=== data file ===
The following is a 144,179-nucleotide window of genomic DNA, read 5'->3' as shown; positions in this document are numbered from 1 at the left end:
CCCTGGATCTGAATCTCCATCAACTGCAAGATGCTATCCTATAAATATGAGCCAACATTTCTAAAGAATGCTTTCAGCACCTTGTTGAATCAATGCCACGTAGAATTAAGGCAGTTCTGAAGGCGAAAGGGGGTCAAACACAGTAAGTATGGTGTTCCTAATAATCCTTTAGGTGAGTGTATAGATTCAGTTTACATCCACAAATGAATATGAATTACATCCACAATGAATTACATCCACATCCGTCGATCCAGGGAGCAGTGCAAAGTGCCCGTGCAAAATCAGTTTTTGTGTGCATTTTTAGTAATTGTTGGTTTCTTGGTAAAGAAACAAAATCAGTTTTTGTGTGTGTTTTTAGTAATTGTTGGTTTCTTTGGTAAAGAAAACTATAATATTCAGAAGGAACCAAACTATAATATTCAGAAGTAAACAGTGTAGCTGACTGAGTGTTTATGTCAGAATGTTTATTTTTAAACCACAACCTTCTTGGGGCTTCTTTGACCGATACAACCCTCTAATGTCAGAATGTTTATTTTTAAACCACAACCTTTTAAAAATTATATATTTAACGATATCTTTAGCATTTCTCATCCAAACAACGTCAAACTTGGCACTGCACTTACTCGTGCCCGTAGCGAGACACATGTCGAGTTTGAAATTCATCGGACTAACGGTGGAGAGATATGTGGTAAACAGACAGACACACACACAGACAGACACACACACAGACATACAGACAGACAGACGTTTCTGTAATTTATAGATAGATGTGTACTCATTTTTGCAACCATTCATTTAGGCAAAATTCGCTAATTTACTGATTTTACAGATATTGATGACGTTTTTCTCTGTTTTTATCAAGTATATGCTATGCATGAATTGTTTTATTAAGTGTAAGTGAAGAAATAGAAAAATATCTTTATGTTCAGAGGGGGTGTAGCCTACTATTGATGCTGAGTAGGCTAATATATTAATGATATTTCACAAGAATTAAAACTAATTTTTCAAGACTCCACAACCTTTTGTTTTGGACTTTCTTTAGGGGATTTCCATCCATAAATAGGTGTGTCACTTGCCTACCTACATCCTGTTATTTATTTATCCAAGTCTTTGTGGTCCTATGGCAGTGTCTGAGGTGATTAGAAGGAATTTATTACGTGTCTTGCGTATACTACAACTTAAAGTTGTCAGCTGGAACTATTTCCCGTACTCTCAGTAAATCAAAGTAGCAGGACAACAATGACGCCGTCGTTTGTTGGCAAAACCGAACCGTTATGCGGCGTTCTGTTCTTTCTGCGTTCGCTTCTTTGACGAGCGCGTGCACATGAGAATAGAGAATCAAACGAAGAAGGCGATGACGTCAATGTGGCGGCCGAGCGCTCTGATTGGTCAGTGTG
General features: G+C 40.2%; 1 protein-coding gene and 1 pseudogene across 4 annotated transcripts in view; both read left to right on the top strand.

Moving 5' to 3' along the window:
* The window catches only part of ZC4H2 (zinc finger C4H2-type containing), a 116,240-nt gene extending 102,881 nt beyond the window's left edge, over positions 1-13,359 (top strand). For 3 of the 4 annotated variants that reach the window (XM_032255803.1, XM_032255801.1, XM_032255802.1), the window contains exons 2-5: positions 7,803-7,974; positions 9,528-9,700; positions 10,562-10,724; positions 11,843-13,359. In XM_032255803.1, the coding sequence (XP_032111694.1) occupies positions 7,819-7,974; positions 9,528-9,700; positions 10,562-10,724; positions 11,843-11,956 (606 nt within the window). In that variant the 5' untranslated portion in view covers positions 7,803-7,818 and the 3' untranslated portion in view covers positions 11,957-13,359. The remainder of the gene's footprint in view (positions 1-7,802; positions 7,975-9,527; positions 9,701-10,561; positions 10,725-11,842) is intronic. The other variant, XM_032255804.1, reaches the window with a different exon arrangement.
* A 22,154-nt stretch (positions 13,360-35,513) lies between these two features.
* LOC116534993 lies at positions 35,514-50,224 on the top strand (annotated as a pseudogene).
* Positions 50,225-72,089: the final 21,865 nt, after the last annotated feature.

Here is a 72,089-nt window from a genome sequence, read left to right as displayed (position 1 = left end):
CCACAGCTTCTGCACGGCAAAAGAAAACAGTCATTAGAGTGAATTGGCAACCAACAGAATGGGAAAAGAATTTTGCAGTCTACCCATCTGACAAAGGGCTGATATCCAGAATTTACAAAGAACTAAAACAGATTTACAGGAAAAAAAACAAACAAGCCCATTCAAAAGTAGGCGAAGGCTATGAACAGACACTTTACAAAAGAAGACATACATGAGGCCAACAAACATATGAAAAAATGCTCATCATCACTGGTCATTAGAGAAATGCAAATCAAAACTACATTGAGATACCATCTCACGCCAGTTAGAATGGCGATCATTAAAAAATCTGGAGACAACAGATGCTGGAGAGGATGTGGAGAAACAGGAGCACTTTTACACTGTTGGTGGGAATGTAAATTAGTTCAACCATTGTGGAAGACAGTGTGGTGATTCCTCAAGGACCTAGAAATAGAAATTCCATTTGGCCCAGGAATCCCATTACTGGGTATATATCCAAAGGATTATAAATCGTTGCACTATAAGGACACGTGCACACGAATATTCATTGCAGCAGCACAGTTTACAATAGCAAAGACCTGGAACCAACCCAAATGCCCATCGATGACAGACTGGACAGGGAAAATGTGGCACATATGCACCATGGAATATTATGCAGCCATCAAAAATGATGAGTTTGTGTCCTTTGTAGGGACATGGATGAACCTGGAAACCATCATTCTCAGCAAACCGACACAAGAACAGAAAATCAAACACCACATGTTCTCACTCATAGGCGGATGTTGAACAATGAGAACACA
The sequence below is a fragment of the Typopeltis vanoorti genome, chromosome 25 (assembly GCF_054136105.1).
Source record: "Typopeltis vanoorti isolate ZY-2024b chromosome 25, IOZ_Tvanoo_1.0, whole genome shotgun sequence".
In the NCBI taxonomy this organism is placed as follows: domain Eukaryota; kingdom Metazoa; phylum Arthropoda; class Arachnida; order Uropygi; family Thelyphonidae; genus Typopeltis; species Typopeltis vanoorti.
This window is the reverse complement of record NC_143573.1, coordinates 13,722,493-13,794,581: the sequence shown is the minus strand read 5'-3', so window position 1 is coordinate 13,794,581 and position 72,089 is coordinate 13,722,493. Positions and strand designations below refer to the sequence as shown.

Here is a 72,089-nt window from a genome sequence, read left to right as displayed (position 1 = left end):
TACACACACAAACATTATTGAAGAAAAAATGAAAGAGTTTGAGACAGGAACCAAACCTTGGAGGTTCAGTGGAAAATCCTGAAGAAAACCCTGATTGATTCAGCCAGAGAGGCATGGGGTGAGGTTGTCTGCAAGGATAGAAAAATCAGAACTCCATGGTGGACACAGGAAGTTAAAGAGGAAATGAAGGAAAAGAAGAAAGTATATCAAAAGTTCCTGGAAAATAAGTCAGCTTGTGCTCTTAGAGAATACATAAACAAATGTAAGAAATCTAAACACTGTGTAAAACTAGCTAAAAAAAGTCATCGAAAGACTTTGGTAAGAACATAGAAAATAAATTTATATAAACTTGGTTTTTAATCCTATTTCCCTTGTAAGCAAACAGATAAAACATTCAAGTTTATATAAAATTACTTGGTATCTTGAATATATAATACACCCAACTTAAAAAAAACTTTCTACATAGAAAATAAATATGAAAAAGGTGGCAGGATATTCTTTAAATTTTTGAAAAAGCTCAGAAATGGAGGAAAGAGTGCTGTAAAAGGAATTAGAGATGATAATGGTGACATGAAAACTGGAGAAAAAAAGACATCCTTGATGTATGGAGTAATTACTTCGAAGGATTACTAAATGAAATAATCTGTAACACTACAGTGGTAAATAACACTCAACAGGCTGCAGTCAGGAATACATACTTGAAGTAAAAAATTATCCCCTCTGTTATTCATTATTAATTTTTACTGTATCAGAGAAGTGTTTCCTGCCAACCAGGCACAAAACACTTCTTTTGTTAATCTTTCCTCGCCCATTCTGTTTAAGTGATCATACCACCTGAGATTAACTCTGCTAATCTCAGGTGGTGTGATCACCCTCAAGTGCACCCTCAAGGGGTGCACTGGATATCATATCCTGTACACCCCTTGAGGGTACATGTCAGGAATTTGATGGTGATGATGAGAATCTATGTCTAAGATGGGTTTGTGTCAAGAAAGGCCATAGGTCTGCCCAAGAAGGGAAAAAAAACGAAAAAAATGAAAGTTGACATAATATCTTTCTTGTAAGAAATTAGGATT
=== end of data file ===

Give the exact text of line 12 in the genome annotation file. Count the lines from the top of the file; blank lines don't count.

Source record: "Typopeltis vanoorti isolate ZY-2024b chromosome 25, IOZ_Tvanoo_1.0, whole genome shotgun sequence".